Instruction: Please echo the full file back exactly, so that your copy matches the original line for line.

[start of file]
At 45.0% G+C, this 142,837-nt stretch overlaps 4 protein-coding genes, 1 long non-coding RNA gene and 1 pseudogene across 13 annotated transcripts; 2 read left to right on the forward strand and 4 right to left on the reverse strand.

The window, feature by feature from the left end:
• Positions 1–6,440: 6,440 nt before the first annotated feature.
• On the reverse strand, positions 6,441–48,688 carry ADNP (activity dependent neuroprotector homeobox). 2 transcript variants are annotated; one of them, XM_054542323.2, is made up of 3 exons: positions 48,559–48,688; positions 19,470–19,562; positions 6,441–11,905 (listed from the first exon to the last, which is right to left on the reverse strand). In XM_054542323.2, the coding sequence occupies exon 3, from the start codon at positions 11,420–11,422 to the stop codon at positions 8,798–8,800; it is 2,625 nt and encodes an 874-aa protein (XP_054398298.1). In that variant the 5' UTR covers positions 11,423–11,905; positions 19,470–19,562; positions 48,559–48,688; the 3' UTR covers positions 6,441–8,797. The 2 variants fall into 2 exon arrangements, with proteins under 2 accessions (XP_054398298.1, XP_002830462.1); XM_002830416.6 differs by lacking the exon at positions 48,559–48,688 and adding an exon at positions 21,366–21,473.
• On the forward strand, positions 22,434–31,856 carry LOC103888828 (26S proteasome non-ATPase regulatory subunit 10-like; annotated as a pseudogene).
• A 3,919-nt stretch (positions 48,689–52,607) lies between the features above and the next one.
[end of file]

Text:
At 45.0% G+C, this 142,837-nt stretch overlaps 4 protein-coding genes, 1 long non-coding RNA gene and 1 pseudogene across 13 annotated transcripts; 2 read left to right on the forward strand and 4 right to left on the reverse strand.

The window, feature by feature from the left end:
• Positions 1–6,440: 6,440 nt before the first annotated feature.
• On the reverse strand, positions 6,441–48,688 carry ADNP (activity dependent neuroprotector homeobox). 2 transcript variants are annotated; one of them, XM_054542323.2, is made up of 3 exons: positions 48,559–48,688; positions 19,470–19,562; positions 6,441–11,905 (listed from the first exon to the last, which is right to left on the reverse strand). In XM_054542323.2, the coding sequence occupies exon 3, from the start codon at positions 11,420–11,422 to the stop codon at positions 8,798–8,800; it is 2,625 nt and encodes an 874-aa protein (XP_054398298.1). In that variant the 5' UTR covers positions 11,423–11,905; positions 19,470–19,562; positions 48,559–48,688; the 3' UTR covers positions 6,441–8,797. The 2 variants fall into 2 exon arrangements, with proteins under 2 accessions (XP_054398298.1, XP_002830462.1); XM_002830416.6 differs by lacking the exon at positions 48,559–48,688 and adding an exon at positions 21,366–21,473.
• On the forward strand, positions 22,434–31,856 carry LOC103888828 (26S proteasome non-ATPase regulatory subunit 10-like; annotated as a pseudogene).
• A 3,919-nt stretch (positions 48,689–52,607) lies between the features above and the next one.